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digitalmars.D.learn - Generic array

reply RenatoL <rexlen gmail.com> writes:
##[3] arr = [0, "aa", 2.4];

What can i put instead of ##?

In C#, just for example, i can write:

object[] ar1 = new object[3];
ar1[0] = 1;
ar1[1] = "hello";
ar1[2] = 'a';

and it works. But in D

Object[3] arr0 = [0, "aa", 2.4];

and  compiler complains....
Nov 15 2011
next sibling parent bioinfornatics <bioinfornatics fedoraproject.rog> writes:
Le mardi 15 novembre 2011 =C3=A0 23:15 +0000, RenatoL a =C3=A9crit :
 ##[3] arr =3D [0, "aa", 2.4];
=20
 What can i put instead of ##?
=20
 In C#, just for example, i can write:
=20
 object[] ar1 =3D new object[3];
 ar1[0] =3D 1;
 ar1[1] =3D "hello";
 ar1[2] =3D 'a';
=20
 and it works. But in D
=20
 Object[3] arr0 =3D [0, "aa", 2.4];
=20
 and  compiler complains....

this works: -------------------------------------------------- import std.string; import std.variant; import std.stdio; void main( string[] args ){ Variant[] array =3D [ cast(Variant)1u , cast(Variant)"hi", cast(Variant)-2, cast(Variant)'5' ];=20 foreach( var; array ){ writefln( "type: %s, value: %s", var.type, var ); } } -------------------------------------------------- Output: -------------------------------------------------- type: uint, value: 1 type: immutable(char)[], value: hi type: int, value: -2 type: char, value: 5 --------------------------------------------------
Nov 15 2011
prev sibling next sibling parent Jesse Phillips <jessekphillips+d gmail.com> writes:
On Wed, 16 Nov 2011 00:30:44 +0100, bioinfornatics wrote:

 this works: --------------------------------------------------
 import std.string;
 import std.variant;
 import std.stdio;
 
 void main( string[] args ){
     Variant[] array = [ cast(Variant)1u , cast(Variant)"hi",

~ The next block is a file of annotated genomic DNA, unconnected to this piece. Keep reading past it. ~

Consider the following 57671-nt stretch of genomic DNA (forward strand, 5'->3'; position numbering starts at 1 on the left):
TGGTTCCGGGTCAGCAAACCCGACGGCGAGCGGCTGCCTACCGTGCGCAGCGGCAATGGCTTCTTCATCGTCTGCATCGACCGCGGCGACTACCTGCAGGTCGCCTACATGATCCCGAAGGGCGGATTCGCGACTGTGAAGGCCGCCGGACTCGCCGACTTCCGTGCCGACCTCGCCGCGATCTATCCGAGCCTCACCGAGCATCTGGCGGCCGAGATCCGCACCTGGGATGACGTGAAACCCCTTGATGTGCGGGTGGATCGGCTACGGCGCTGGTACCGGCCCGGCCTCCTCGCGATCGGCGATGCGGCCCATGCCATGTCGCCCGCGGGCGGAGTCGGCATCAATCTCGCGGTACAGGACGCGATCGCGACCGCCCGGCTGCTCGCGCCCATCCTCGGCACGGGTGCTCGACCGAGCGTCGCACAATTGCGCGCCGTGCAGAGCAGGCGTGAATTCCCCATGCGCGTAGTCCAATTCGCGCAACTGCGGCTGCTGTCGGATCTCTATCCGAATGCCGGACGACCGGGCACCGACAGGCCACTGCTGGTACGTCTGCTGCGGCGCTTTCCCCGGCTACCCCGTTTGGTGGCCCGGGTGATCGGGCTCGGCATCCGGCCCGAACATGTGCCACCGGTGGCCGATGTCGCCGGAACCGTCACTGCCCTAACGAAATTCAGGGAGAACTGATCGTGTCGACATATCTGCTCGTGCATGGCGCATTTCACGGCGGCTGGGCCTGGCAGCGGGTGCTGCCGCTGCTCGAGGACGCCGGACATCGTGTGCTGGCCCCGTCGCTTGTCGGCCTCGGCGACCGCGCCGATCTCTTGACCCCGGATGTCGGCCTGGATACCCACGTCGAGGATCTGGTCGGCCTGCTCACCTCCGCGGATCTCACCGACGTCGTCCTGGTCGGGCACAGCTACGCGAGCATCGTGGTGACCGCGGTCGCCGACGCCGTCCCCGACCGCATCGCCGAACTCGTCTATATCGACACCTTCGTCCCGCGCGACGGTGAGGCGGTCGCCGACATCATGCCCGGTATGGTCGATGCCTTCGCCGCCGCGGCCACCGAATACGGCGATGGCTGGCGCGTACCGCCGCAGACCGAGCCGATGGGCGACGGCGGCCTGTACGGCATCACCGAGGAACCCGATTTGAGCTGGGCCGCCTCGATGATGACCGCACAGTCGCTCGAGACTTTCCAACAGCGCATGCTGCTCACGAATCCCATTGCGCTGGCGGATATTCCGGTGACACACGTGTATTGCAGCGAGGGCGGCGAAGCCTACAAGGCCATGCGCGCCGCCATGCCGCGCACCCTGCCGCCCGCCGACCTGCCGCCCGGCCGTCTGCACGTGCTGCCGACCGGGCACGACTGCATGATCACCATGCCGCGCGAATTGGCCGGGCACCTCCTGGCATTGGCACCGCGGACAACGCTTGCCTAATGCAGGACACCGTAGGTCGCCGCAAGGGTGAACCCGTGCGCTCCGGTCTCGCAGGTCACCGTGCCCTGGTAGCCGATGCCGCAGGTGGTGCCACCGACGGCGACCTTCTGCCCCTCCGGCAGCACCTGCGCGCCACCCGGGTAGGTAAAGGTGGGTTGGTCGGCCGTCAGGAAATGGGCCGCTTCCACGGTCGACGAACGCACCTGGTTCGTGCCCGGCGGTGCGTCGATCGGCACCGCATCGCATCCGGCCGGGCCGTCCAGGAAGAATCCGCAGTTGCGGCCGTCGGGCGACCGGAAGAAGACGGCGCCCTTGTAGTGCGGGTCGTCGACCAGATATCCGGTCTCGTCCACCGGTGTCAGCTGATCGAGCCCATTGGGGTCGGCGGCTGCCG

cast(Variant)-2, cast(Variant)'5' ];
     foreach( var; array ){
         writefln( "type: %s, value: %s", var.type, var );
     }
 }

Not testing my suggestion, but you should be able to replace all casts with Variant() Variant(1u)...
Nov 15 2011
prev sibling next sibling parent reply Dejan Lekic <dejan.lekic gmail.com> writes:
RenatoL wrote:

 ##[3] arr = [0, "aa", 2.4];
 
 What can i put instead of ##?
 
 In C#, just for example, i can write:
 
 object[] ar1 = new object[3];
 ar1[0] = 1;
 ar1[1] = "hello";
 ar1[2] = 'a';
 
 and it works. But in D
 
 Object[3] arr0 = [0, "aa", 2.4];
 
 and  compiler complains....

In D, the equivalent would be: Variant[] arr = variantArray(0, "aa", 2.4);
Nov 16 2011
parent reply Jonathan M Davis <jmdavisProg gmx.com> writes:
On Wednesday, November 16, 2011 08:33:04 Dejan Lekic wrote:
 RenatoL wrote:
 ##[3] arr = [0, "aa", 2.4];
 
 What can i put instead of ##?
 
 In C#, just for example, i can write:
 
 object[] ar1 = new object[3];
 ar1[0] = 1;
 ar1[1] = "hello";
 ar1[2] = 'a';
 
 and it works. But in D
 
 Object[3] arr0 = [0, "aa", 2.4];
 
 and  compiler complains....

In D, the equivalent would be: Variant[] arr = variantArray(0, "aa", 2.4);

Yeah. Only classes can be cast to Object in D. There is no autoboxing or the like. There is no common type for everything. Variant is a struct which can hold any type thanks to a union, but it's not a common type like object essentially is in C#. - Jonathan M Davis
Nov 16 2011
parent RenatoL <rexlen gmail.com> writes:
Ok, tk u all.
I guess this is a very poor approach if we are looking for
performance
Nov 17 2011
prev sibling parent "Jonathan M Davis" <jmdavisProg gmx.com> writes:
On Thursday, November 17, 2011 14:41 RenatoL wrote:
 Ok, tk u all.
 I guess this is a very poor approach if we are looking for
 performance

Mixing types like that in an array is not a normal thing to do. However, if you're looking to hold a specific number of items of diverse types (particularly if there's only a few of them), you can look at std.typecons.Tuple. In that case, you'd do something like auto t = tuple(0, "aa", 2.4); And you don't have to query about the type information that way, because it's part of the type - Tuple!(int, string, float). Then you can index like you would an array. auto a = t[0]; auto b = t[1]; auto c = t[2]; - Jonathan M Davis
Nov 17 2011